DENVER -- Several advocacy groups and community members gathered Friday to walk a mile and-a-half on East Colfax Avenue from Josephine Street to Franklin Street. It wasn’t to get exercise, but to understand the dangers for pedestrians as they focused on four intersections.
"Our most inherent, intrinsic forms of getting around is being violated by speeds that were not designed to be moving," said Jonathon Stalls with Walk2Connect, an advocacy group.
Walk Denver and Walk2Connect co-hosted the gathering, part of a series of walking events called iWalkDenver.
Carla Witt with Walk Denver was one of the walkers, concerned for the health of pedestrians and on a personal level, worried about her children who attend East High School.
"One of the biggest obstacles is what we are seeing here...-- is that it's making it hard just the average person to walk," said Witt.
The city is already planning updates to sidewalks and curbs, but the business district said it’s not enough.
Frank Locantore is the Executive Director of Colfax Ave Business Improvement District. It’s one of four organizations pushing to qualify for funding for proposed projects in that area.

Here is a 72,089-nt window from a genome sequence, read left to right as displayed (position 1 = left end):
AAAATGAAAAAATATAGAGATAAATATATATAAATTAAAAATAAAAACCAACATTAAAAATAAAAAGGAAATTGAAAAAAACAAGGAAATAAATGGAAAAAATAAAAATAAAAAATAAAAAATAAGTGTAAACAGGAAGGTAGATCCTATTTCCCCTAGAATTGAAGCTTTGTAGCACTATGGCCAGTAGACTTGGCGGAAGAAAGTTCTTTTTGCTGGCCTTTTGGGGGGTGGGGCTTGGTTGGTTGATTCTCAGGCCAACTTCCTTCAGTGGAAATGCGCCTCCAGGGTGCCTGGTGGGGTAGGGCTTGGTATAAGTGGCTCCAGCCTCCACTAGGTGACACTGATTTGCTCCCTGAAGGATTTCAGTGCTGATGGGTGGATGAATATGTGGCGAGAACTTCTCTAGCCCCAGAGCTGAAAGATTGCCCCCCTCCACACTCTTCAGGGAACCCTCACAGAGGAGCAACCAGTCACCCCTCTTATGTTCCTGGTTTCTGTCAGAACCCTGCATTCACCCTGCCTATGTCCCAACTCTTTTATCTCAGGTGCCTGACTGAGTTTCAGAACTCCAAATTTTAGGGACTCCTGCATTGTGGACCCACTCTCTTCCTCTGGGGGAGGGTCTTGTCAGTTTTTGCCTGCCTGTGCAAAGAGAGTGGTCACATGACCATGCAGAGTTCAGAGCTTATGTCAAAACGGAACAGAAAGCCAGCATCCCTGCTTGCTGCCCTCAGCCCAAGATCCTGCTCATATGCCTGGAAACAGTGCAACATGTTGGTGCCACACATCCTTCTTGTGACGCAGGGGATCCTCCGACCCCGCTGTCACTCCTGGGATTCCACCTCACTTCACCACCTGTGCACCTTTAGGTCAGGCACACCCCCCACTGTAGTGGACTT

"Imagining what it would be like if you were in a wheelchair or if you were blind or if you were pushing a stroller, or groceries," said Locantore.
Several years ago a student was hit by a car during her walk to class at East High School. She survived but has "sustained some head damage, a stroke and then now has a lot of disabilities, associated with that," according to Locantore.
iWalkDenver has a list of solutions, including wider streets with protected bike lanes and more space for people to gather on sidewalks and in parks.
"So that we are not bogged down in the automobile congestion but that people have options: walking, biking, transit," said Locantore.
The group hopes the funding will come from the General Obligation Budget that is voted on in November.